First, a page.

Learn an artist-oriented workflow for concept development, polygon modeling, lighting, and rendering. This course provides nearly seven hours of project-based training on conceptual vehicle-modeling for use in film, games, and design. It's perfect for new and experienced artists. Popular highlights include: Conceptual Development; Solutions to Design Challenges; Polygon Modeling Techniques; Using Smooth Preview; Converting Smooth Preview to Polygons; Thumbnails to Complete Designs; Using 3D to Pre-visualize Models; Automotive Terminology and Design; Creating Creases with Edge Loops; Adding Realism with Detail; UV Mapping Techniques; Applying Chrome Surface Materials; Building Car Paint Materials; Creating Brushed Metal Effects; Using the Text tool; Rendering with Final Gather; Adding HDRI Lighting; Texture Creation in Photoshop; Creating Tiled Bump Map; Building Textures with UV Snapshots; Manipulating Edge Flow with Split Polygon Tool; Creating Fitted Panels; Adding Glowing Panels. Software required: Maya 2008 and up.
Justin thrives as a lead modeling author at Pluralsight. Growing up, Justin found a deep interest for the computer graphics industry after watching movies like Jurassic Park, Toy Story and The Abyss. His ambition would lead him to work at Sony Imageworks in Los Angeles on movies like Monster House and Surf's Up. Justin has also had numerous articles, tutorials and images published in 3D World and 3D Artist.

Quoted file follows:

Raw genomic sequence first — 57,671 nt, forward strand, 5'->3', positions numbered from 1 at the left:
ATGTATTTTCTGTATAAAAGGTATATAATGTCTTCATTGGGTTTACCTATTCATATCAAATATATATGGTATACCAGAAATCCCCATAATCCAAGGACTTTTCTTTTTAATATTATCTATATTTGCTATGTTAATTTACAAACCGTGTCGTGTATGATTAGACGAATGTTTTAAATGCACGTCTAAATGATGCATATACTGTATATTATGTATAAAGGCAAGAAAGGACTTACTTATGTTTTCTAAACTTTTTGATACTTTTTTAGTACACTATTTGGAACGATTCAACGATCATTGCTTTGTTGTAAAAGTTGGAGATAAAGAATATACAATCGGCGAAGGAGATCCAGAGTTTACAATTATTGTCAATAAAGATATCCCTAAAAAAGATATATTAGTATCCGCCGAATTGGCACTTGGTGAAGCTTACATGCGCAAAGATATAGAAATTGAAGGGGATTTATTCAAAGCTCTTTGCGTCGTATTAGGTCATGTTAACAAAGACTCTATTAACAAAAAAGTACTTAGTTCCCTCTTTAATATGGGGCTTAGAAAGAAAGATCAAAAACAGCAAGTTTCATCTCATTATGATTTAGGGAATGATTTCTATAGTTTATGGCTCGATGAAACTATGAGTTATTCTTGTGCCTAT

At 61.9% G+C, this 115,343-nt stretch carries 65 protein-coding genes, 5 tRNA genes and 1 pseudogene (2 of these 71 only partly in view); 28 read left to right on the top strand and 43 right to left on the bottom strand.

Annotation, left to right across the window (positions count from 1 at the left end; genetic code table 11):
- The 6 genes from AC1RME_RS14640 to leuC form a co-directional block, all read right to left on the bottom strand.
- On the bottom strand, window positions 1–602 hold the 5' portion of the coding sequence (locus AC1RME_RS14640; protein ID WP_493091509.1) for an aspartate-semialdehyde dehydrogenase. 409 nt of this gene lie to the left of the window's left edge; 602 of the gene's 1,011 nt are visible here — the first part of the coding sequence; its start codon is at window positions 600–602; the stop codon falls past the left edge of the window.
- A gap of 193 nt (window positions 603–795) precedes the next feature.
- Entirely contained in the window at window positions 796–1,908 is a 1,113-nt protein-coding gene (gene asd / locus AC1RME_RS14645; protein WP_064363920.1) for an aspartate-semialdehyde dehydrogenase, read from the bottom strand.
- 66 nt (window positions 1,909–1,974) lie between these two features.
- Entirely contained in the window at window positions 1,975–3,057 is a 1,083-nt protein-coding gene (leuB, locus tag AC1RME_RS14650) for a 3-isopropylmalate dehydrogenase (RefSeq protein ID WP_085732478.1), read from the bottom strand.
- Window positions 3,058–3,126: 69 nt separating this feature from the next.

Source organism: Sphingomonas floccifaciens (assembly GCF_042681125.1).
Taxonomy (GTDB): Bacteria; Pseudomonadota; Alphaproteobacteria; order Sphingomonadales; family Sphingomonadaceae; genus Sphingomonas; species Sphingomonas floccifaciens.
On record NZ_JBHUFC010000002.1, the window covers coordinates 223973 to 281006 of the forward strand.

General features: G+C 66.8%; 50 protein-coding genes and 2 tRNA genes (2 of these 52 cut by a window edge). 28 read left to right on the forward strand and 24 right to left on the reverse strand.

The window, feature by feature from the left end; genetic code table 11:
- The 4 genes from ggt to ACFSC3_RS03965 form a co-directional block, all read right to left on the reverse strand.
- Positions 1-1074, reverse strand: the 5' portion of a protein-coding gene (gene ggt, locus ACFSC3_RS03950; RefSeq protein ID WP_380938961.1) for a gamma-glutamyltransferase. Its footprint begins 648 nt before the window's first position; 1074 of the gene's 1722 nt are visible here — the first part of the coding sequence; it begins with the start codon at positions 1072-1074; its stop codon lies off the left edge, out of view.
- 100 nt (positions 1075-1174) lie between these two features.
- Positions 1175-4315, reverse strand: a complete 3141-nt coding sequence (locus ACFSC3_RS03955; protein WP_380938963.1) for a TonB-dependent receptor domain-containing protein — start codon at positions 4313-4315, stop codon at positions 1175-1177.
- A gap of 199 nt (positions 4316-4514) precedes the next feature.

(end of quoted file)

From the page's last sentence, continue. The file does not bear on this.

Introduction and Project Overview Hi, and welcome to Creating Concept Vehicles in Maya, presented by Digital-Tutors and Autodesk Authorized Publisher. My name's Justin, and I'll be your instructor as we build a concept car from the ground up. Now whether they are featured in commercials, or feature films, video games, or as part of the automotive design process, vehicles are a mainstay of the computer graphics industry. Now while building an existing vehicle from detailed blueprints and reference can be a terrific modeling exercise, designing and modeling a vehicle that doesn't exist can give you a chance not only to use a variety of modeling techniques, but to stretch your imagination as well. And in addition to modeling we'll also explore the creation of believable shaders and textures that we can apply to our vehicle. So before we start building our car, we need to have some idea of what we want it to look like. Now drawing out very quick thumbnail sketches will help guide you towards your final design. As you're doing these loose drawings, try to think about what kind of vehicle that you want to create. If it's going to be a car as in this case, what kind of car? A luxury car, sports car, maybe an SUV or a little electric car, and what kind of look or attitude do you want it to have? Aggressive, functional, or maybe just a fun little car. We also need to think about functionality and grounding the car in reality, because the truth is, we're not designing a car to function in any way, but we do want it to look like it could function, that it could be a real car. Adding bits of detail to ground the car in reality will go a long way in making our concept car believable. So, let's go ahead and take a look at part of the thumbnail process that we went through on designing the vehicle for this particular training. And the first one that we're going to look at, this quick little drawing, you can see that it's a fairly conventional design, we've got four wheels, you know where the wheels on cars go, it's got a cab-forward design, so this large cockpit is up towards the front of the car, it gives it kind of a playful look, along with the smaller wheels that we've got going on here. It's kind of a futuristic look, it's fairly low to the ground, and, there are things to like about it I like some of the lines but, it's a little bit too playful for what we want to do, I think we want to go a little bit more aggressive. So the next one, is definitely more aggressive. It's still, sort of futuristic, it's got a little bit more of a dragster look and a little bit of a boxier design, got prominent scoops here on the back, and these really exaggerated wheels, back wheels there. I still like the way the cockpit is, I even like this a little bit more, it's kind of squeezed down, it's not so wide, gives it a little